Before Kerala budget, 65 percent tax on tobacco sought

Thiruvananthapuram, Jan 9 (IANS): With 5.5 million tobacco users in the state, various anti-tobacco activists have asked Kerala Finance Minister K.M. Mani to increase the tax on tobacco products to 65 percent.

At present, the state levies zero percent tax on bidis, and 20 percent on cigarettes.

The call for a hike in the tax comes after a study by the Johns Hopkins University of the US showed that as many as 4.54 lakh lives could be saved and early deaths averted if tax on tobacco products is increased to 65 percent.

Social activists, thinkers and doctors have all closed ranks behind the anti-tobacco activists, and written separate letters to Mani, who will present the state budget for the next fiscal later this month.

The common thread in the letters is that taxing tobacco products will not only help save many precious lives, but also bring much-needed revenue to the state exchequer.

Renowned dramatist and theatre personality Kavalam Narayana Panikker said taxing tobacco products would prevent draining away of precious resources on induced and preventable morbidity.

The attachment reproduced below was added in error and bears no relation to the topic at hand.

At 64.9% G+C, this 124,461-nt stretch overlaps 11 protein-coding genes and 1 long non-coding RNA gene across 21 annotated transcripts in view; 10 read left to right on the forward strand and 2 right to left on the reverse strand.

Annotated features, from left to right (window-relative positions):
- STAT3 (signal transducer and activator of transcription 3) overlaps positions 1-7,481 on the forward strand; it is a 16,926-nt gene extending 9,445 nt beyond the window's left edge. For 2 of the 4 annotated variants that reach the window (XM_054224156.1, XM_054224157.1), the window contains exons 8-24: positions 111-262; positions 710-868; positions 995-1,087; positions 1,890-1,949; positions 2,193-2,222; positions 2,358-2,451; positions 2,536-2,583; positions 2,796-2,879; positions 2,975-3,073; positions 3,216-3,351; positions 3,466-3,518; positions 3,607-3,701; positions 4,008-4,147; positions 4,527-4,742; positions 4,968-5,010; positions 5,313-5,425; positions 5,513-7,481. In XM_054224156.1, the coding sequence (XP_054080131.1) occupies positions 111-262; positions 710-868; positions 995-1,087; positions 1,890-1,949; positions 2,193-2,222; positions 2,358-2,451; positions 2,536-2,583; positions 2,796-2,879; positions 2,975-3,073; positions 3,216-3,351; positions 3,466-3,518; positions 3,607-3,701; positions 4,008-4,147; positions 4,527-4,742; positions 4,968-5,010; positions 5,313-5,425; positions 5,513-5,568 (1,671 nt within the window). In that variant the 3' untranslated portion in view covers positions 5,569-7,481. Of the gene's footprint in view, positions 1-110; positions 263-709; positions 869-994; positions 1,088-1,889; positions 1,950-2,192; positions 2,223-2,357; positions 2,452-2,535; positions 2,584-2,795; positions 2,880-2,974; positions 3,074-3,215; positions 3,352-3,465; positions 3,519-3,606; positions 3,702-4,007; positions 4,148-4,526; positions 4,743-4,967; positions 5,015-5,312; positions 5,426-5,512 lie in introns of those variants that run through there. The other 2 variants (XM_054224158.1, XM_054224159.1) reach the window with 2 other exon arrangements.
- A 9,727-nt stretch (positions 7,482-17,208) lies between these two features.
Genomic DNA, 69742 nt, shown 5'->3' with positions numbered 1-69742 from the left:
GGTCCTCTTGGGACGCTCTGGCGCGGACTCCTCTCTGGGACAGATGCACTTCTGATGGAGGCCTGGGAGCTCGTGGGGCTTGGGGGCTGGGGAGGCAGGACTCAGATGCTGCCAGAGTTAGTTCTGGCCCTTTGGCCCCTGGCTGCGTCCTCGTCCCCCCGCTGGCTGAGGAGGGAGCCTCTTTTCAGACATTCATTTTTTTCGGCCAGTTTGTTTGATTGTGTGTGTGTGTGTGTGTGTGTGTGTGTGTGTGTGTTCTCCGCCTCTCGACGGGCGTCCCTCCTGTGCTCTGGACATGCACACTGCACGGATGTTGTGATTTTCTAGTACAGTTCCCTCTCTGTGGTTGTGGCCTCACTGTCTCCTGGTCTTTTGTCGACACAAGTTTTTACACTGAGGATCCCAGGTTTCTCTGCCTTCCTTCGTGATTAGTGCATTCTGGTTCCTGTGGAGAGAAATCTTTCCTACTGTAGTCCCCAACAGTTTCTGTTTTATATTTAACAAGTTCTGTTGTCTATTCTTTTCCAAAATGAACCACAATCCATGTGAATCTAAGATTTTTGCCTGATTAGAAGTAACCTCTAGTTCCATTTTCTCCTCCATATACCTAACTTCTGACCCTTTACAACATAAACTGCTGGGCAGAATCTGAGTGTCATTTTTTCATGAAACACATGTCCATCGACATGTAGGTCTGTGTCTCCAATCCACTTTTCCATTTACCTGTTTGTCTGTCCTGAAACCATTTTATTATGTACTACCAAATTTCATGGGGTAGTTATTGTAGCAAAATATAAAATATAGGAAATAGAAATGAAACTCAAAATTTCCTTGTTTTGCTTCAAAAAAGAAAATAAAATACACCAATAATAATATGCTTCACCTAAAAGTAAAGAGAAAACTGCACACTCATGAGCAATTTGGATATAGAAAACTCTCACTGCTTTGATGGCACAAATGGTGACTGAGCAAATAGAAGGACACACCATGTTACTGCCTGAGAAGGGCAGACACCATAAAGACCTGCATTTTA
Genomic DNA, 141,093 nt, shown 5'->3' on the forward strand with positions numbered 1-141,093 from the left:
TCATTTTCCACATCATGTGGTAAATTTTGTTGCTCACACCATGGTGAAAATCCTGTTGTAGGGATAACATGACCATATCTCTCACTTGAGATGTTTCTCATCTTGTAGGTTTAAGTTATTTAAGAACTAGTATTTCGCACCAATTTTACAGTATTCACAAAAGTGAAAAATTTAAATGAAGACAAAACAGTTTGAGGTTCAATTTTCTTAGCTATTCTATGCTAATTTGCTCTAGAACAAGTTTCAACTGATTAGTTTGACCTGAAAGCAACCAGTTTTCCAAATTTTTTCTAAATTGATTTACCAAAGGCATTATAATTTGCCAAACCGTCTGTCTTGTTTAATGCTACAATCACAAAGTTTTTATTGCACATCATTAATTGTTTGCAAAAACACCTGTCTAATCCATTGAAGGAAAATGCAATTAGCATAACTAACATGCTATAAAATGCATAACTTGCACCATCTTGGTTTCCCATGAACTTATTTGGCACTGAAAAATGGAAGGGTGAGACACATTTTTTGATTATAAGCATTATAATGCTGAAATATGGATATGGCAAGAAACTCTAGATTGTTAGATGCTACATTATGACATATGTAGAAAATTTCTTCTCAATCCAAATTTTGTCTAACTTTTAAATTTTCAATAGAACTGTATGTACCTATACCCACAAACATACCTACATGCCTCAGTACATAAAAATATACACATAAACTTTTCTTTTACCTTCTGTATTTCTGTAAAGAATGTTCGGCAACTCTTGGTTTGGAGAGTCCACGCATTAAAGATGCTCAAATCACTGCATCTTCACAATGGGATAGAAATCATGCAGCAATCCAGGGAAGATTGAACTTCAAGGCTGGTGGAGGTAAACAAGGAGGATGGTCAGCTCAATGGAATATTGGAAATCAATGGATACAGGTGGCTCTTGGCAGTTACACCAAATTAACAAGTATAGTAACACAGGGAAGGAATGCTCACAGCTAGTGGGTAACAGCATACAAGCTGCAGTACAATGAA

"With one stroke of your pen, you can save so many lives in Kerala," Panikker urged the finance minister.

Internationally renowned filmmaker Shaji N. Karun said increasing the price of tobacco through higher taxes is the single most effective way to encourage tobacco users to quit and prevent children from taking to smoking.

Professor at the Centre for Development Studies here, S. Irudaya Rajan, in his letter, has cited the case of Rajasthan to explain how tax increase can lead to greater revenues.

"The Rajasthan Government has consistently increased taxes on tobacco products in recent times and the tobacco tax in the state is currently peaking at an all-India high of 65 percent. Currently the state earns revenue of Rs.312.08 crore from taxes on bidis. Cigarettes also show an upward trend in tax revenues, when it rose from Rs.62.80 crore in 2009-10 to Rs.139.23 crore in 2011-12."

Cardiologist Tiny Nair said: "As a doctor, I try to cure those suffering. But as a human being, I am convinced that we need to prevent the problem in the first place. I urge increase of tax on all tobacco products to 65 percent in our state."

Meanwhile, as anti-tobacco activists are up in arms, reports have appeared that women seldom smoke in Kerala. That, however, is not the case at the Technopark campus in the state capital, where many women techies can be seen enjoying a smoke.



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